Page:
FDI surge driven by banking
Foreign direct investment (FDI) in Thailand’s banking and manufacturing sectors has recorded strong growth as foreign investors aim to use the kingdom as a springboard for regional expansion, says Deloitte Touche Tohmatsu Jaiyos Co.
Managing partner Subhasakdi Krishnamra said Japanese investors have poured capital into these sectors for several decades to leverage their investment strategy into neighbouring countries.
"Japanese investors have shifted from a traditional banking model focusing on corporate loans into retail and consumer lending to expand this market segment," he said.
The Bank of Tokyo-Mitsubishi UFJ acquired the Bank of Ayudhya in a deal worth 178 billion baht last December and turned the bank into a subsidiary to expand its business into the retail sector and other Southeast Asian economies.
After the Japanese bank integrates its local outlets with Bank of Ayudhya within a year, its shareholding in the Thai bank is expected to reach 76.44%.
Since many multinational corporations have adopted a decentralised approach to enhance regional operations, Japanese companies have also implemented this strategy, said Mr Subhasakdi, citing Aeon’s shopping mall in Cambodia, Nikon Corporation’s new factory in Laos and Japan International Cooperation Agency’s Dawei projects in Myanmar as examples.
Despite a decline in auto production and exports last year, Japanese investors still continue to invest in the automotive sector in Thailand, he said, adding that increased domestic political stability will improve confidence in the industry.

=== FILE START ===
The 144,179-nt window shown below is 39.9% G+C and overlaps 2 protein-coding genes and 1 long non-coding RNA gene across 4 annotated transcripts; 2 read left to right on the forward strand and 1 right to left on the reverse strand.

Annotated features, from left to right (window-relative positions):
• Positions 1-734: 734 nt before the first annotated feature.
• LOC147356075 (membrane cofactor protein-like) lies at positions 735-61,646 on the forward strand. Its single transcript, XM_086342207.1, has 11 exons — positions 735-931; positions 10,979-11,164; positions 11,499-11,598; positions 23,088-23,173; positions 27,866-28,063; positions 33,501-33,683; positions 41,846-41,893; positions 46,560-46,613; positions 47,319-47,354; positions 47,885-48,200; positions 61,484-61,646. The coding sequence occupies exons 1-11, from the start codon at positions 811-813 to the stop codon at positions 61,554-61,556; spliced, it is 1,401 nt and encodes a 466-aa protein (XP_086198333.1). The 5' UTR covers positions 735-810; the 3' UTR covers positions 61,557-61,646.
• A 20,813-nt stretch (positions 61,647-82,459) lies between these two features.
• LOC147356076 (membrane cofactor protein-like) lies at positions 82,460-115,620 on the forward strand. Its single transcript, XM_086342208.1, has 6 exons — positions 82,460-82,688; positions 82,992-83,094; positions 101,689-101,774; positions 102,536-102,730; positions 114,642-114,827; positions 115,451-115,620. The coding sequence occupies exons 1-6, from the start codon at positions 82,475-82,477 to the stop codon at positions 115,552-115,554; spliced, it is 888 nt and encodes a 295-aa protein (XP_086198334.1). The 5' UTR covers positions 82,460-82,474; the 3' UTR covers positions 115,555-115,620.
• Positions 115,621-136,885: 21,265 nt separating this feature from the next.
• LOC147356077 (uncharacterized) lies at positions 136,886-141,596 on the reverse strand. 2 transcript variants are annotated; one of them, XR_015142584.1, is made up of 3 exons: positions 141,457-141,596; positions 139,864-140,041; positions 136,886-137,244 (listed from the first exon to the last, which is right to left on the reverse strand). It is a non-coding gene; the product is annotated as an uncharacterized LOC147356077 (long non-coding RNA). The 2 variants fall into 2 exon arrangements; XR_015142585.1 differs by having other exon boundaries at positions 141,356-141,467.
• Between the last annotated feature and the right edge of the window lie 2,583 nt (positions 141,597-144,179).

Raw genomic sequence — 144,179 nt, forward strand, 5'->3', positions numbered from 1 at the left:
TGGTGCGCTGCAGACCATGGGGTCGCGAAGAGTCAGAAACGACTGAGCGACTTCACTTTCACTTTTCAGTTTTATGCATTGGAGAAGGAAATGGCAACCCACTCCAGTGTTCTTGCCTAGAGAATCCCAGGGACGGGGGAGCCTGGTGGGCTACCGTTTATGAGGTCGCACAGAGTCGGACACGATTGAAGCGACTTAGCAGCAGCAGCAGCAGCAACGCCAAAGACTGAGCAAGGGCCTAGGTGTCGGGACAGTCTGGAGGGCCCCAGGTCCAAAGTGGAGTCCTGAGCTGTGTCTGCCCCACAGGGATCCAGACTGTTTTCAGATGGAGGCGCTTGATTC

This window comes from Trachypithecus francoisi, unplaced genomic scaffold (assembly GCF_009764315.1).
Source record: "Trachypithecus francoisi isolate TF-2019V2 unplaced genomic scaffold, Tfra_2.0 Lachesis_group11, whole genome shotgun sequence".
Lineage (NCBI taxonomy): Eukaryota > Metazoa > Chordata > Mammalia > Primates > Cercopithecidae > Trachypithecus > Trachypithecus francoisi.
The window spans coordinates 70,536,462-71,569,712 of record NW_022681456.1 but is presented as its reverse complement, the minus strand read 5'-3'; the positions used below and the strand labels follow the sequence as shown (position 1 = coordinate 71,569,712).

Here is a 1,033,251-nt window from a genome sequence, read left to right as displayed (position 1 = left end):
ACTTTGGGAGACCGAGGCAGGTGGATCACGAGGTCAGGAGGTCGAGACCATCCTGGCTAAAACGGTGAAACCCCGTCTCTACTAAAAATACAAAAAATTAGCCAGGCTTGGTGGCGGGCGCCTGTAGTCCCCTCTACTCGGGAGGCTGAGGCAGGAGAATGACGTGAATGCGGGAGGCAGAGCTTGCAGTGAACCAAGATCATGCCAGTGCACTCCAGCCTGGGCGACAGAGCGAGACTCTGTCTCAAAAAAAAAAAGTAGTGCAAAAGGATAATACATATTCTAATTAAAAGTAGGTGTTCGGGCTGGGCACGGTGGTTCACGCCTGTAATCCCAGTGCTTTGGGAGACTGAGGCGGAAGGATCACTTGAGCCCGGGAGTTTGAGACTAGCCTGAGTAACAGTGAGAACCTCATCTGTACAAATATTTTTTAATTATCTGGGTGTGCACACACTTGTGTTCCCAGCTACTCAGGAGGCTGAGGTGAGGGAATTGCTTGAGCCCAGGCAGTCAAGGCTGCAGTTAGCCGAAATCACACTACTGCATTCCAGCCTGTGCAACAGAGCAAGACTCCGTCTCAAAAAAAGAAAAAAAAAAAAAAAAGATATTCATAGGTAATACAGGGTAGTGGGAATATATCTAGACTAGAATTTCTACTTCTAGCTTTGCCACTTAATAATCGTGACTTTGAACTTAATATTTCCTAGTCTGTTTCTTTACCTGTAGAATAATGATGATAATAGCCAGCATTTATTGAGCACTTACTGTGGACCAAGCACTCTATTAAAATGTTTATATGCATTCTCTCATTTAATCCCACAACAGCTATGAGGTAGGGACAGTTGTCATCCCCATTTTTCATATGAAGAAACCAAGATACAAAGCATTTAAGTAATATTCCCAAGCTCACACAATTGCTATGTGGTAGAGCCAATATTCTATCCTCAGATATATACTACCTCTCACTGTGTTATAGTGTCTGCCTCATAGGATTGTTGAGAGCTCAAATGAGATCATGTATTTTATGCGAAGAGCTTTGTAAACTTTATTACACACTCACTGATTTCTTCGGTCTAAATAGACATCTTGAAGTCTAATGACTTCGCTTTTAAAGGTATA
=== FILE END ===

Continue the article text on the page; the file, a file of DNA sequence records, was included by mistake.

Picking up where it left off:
Mr Subhasakdi said Thailand’s strengths consist of its manufacturing sector and financial services, whereas labour productivity, customs and tax reforms, and ease of doing business are regarded as challenges.
Although foreign firms avoided investing in the country amid the protracted political turmoil, the junta’s power seizure has returned political stability and FDI, particularly in the manufacturing and auto sectors, said Weerapong Krisadawat, Deloitte’s partner for enterprise risk services.
Cyber security is the greatest concern for private enterprises because greater information has been put online and information leaks could affect business continuity plans, he said.
Chavla Tienpasertkij, Deloitte’s partner for assurance services, said Thai small and medium-sized enterprises (SMEs) have been expanding their investments into Cambodia, Laos and Myanmar because of their size and the ease of complying with business regulations.
Consumer business, health care and multi-level marketing are industries where they have branched out, he said.
These SMEs are not strong enough compared with multinational corporations to expand into Malaysia and Indonesia, said Mr Chavla.
The trend of outbound mergers and acquisitions in the energy sector is expected to continue by major companies, he said.